Keeping rural history alive


SALEM, Ohio — Some farming families found a way to keep their farm in the family for generations. Others had their life journeys take them in other directions, but they still feel the farm blood in their veins.

Many people reminisce of how things were on the farm, but when they return to the property years later, they discover everything looks different.

Pictorial story

A Maumee, Ohio, company, however, is doing all it can to ensure the pictorial story of the farms stays intact. All that is required is knowing the location of a farm.

Vintage Aerial owns nearly 25 million black and white aerial photographs — images of farms and rural homesteads from as far back as 1958 and includes over 44 states.

Ken Krieg, Vintage Aerial director of sales, said nothing beats seeing the pride that beams from families when they get to see a picture of the farm from the past.

“Whether it is a small farm or a large dairy farm, when they see it, it brings back all of those old memories, just as they remember them,” Krieg said.

Vintage Aerial’s image archive of farms and rural America dates to 1958, when the business started photographing homesteads from a two-seater prop plane.


Now, many of the farms captured on film have been sold, torn down and transformed into other uses.

However, that original film is new again through the use of the Internet and the popularity of social networking and genealogy sites.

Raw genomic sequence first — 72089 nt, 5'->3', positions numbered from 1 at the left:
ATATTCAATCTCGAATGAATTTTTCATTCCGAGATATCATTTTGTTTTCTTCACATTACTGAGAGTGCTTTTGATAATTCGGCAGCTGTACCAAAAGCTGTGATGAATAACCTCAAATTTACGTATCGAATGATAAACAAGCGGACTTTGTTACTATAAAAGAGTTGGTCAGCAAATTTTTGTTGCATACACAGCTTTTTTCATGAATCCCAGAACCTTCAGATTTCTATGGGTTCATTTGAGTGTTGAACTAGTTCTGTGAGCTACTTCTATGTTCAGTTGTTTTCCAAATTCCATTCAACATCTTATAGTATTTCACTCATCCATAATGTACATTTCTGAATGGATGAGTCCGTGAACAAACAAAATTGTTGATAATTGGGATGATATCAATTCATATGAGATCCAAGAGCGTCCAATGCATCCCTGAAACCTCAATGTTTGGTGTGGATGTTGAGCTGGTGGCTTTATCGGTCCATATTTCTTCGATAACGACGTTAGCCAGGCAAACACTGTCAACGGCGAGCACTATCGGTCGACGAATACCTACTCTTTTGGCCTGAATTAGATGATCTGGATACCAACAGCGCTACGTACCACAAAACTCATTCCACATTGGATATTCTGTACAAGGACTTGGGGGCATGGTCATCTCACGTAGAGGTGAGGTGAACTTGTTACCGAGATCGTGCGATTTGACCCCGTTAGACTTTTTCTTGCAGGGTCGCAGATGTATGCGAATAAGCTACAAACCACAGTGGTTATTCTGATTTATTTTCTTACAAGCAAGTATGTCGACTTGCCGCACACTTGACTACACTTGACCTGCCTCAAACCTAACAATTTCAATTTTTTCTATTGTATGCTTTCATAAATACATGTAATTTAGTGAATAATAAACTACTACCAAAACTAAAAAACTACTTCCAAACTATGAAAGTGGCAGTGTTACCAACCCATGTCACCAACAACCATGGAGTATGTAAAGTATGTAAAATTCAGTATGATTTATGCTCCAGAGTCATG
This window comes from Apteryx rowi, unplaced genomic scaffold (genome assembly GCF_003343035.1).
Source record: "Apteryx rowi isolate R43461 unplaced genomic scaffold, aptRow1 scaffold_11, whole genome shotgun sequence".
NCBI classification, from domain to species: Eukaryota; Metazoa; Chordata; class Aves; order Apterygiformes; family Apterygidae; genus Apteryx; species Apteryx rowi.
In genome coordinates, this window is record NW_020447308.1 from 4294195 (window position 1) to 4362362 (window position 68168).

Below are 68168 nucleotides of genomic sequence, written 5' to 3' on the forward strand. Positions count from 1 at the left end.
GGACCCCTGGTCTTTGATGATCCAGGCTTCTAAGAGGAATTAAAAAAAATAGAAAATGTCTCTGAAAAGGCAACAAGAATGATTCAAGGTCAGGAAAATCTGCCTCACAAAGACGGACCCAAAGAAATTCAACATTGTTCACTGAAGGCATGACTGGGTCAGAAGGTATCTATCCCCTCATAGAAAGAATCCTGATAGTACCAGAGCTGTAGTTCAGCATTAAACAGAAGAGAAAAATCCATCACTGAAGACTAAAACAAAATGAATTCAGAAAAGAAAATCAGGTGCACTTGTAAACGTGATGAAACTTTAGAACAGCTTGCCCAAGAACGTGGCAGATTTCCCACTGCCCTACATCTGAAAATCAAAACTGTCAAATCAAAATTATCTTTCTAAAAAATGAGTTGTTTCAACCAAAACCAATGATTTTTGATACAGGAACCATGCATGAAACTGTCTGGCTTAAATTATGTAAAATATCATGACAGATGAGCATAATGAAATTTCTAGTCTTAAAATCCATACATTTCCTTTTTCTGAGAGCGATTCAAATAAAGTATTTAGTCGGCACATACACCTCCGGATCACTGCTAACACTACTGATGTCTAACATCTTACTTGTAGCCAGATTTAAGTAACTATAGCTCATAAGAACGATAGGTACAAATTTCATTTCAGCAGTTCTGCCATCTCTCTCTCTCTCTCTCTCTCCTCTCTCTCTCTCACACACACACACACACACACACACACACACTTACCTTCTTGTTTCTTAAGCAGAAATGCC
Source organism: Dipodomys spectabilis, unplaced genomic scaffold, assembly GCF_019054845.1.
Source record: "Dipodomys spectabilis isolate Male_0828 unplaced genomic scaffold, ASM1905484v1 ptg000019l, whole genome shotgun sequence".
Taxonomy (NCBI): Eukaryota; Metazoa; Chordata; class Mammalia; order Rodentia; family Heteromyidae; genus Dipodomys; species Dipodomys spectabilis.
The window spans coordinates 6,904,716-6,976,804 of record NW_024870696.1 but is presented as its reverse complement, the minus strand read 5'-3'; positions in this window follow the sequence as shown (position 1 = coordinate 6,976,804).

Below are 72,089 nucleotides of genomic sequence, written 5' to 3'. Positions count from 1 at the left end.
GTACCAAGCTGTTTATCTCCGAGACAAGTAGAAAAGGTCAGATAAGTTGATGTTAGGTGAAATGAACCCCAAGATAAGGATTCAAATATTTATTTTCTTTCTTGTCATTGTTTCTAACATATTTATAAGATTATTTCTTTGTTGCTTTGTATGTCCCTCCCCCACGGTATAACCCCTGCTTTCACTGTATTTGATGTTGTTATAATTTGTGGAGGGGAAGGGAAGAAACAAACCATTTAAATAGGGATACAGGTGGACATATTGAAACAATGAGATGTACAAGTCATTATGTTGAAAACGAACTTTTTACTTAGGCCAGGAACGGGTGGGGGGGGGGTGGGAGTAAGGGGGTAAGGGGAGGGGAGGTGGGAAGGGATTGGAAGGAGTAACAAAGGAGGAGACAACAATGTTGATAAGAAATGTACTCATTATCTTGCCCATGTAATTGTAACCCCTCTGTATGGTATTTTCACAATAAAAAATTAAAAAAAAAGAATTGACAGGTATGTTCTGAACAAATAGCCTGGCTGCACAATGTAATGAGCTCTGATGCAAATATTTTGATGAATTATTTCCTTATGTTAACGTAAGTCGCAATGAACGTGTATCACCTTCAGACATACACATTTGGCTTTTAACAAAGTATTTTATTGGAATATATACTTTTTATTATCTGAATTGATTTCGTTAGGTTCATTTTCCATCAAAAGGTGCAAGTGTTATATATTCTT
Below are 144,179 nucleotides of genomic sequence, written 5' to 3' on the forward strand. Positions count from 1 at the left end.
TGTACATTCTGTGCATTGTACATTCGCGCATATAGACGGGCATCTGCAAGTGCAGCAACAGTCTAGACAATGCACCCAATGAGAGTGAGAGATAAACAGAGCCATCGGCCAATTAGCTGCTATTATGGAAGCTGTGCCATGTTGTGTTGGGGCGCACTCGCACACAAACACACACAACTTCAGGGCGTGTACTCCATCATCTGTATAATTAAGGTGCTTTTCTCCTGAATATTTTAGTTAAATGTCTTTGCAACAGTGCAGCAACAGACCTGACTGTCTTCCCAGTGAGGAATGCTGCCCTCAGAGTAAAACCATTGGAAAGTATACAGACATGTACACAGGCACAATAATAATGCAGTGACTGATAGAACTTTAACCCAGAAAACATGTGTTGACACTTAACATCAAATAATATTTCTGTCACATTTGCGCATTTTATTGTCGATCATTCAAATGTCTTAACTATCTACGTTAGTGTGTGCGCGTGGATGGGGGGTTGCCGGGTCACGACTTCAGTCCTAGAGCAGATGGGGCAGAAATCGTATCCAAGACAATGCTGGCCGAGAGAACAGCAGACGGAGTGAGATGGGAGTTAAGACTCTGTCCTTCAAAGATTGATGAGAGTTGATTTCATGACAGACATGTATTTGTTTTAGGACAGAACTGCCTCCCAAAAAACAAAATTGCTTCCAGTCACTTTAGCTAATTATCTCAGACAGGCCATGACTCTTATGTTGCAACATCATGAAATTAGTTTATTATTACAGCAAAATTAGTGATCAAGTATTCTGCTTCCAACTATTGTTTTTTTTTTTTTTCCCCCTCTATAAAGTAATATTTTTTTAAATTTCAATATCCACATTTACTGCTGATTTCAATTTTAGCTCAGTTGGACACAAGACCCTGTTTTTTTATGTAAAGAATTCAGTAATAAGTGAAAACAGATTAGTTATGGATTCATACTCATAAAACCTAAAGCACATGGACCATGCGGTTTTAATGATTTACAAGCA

If the company has a picture of the farm, it can be requested for viewing. The company scans the roll of film that matches the parameters of the farm. Then, the company sends it via e-mail and, if there are numerous shots, a slide show is created and sent to the individual.

The family can then share the images of the farm.

Krieg calls the historical pictures, “a collection of reflections of rural America where people can go back in time.”

He added it is considered to be one of the largest collections of film in existence covering rural America.


Krieg said the company is still in the infancy of a dream to digitalize all of the 25 million images, so they can be acquired through a simple computer keystroke.

When asked what Vintage Aerial gets out of doing the research and scanning, Krieg said it is the hope that the family would purchase a framed picture for on the wall, but it is also the goal just to keep the history alive.

He said as many families become removed from the farm, the digitalization of a photo of the family farm gives the opportunity for offspring — including future generations — to learn about the family history.

“For example, we may not get to meet our great-grandchildren, but through this advancement, they will get to meet their ancestors and get to know us by the stories we leave behind,” Krieg said.


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